Crowd Reacts With Horror to the Brookfield Shootings
Three women were shot and killed at the Azana Spa in Brookfield on Sunday and four others were wounded. Police say the gunman, 45-year-old Radcliffe Haughton, then killed himself inside the salon. The parking lot of Brookfield Square Mall quickly filled with people, as news of the mass shooting spread on Sunday afternoon. WUWM’s Marti Mikkelson spent several hours at the scene and spoke with those gathered.
Dozens of bystanders stood in a parking lot, across the street from the Azana Salon, after learning about the shootings. Many shook their heads in disbelief while watching scores of tactical officers and emergency vehicles swarm into action. Joe Brent of Minneapolis says he was eating breakfast around 11 a.m. at the McDonald’s next door to the salon when he heard gunshots. He says the next thing he knew police were telling everyone to leave.
“The girl was yelling too. She needed help and then the police officer helped her to the ambulance. After I saw her, after seeing the blood and getting her neck covered up, that’s where she got shot. I got paranoid because I’ve never been in that situation,” Brent says.
Brent described the scene as chaotic and said he was frightened heading to his car to get away from the scene. Kyle Gagnon of New Berlin was working at a kiosk inside Brookfield Square. He says he had just opened it, when authorities told him the mall was on lockdown and he should get inside a store. Once he did, he learned of the shootings when he checked his phone.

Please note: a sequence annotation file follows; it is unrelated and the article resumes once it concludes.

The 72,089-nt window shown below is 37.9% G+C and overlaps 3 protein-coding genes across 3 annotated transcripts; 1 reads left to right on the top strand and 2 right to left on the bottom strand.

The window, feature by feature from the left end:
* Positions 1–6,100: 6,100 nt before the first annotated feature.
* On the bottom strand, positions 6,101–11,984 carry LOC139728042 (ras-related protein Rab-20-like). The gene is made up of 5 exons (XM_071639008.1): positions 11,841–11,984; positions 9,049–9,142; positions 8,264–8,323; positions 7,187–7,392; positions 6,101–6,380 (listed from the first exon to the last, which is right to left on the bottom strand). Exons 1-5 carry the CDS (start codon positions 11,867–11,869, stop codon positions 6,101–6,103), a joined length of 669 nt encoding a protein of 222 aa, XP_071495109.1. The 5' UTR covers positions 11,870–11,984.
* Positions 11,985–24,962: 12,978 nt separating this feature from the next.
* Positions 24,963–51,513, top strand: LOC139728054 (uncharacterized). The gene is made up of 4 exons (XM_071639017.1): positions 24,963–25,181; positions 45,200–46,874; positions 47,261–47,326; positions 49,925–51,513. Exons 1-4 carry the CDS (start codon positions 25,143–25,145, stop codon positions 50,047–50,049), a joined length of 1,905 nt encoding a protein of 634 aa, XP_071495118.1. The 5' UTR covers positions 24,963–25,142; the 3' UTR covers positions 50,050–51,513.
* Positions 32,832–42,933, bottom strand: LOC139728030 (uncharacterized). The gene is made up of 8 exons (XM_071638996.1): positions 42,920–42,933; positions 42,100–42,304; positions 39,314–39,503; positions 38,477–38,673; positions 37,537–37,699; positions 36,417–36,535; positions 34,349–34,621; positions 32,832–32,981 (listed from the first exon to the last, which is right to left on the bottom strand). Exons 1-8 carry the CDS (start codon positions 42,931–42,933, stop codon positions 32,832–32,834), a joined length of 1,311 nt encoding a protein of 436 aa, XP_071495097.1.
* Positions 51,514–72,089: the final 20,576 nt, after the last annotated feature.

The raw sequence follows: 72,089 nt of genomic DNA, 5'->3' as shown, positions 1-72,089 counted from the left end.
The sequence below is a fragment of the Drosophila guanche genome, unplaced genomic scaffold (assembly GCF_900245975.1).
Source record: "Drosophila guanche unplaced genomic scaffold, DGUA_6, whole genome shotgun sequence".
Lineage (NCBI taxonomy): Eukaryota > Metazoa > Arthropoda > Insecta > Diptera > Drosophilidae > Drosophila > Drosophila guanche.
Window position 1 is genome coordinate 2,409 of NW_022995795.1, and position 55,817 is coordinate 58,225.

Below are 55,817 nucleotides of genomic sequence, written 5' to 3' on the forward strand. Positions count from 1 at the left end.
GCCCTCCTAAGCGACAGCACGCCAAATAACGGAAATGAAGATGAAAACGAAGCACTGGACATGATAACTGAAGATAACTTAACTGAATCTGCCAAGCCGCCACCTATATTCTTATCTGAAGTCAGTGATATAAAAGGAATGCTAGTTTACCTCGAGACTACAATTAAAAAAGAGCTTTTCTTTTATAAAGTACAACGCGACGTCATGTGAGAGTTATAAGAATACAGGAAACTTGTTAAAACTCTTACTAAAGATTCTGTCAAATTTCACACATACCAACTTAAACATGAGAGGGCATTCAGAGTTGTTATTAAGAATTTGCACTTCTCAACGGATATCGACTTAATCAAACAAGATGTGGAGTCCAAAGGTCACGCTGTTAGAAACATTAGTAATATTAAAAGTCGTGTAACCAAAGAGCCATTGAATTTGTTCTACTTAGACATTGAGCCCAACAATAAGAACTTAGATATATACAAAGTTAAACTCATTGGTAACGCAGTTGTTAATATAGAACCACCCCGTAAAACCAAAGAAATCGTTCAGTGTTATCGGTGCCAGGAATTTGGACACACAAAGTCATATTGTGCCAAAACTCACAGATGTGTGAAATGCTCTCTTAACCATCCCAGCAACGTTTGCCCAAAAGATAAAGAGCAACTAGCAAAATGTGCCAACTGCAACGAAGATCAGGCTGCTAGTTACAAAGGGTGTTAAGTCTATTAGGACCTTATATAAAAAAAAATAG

“Everybody was texting me and calling me. My friends were all calling me and keeping me informed. I was very worried, terrified, wondering what was going on, worried that the guy had gotten into the mall somehow and that’s why we were on lockdown. You never know what’s going to happen, especially, being at your job,” Gagnon says.
Gagnon says he and others waited at the back of a store for two hours before police signaled the all clear to leave. Shawn Brandenburg told me he arrived at the mall around noon to shop with his son, but was told he could not enter. Brandenburg lives nearby, and finds recent violence terribly disturbing.
“You can’t go anywhere nowadays without constantly looking over your shoulder for anything that could possibly happen. It’s proof positive you can’t even go to church nowadays without something happening. It’s sickening, especially when you’re trying to raise a child in this world. It’s a lot different than when I was his age,” Brandenburg says.
Brandenburg says Sunday’s shootings resurrected bad memories of the Sikh Temple shootings in Oak Creek less than three months ago. He notes both occurred on Sundays during beautiful weather.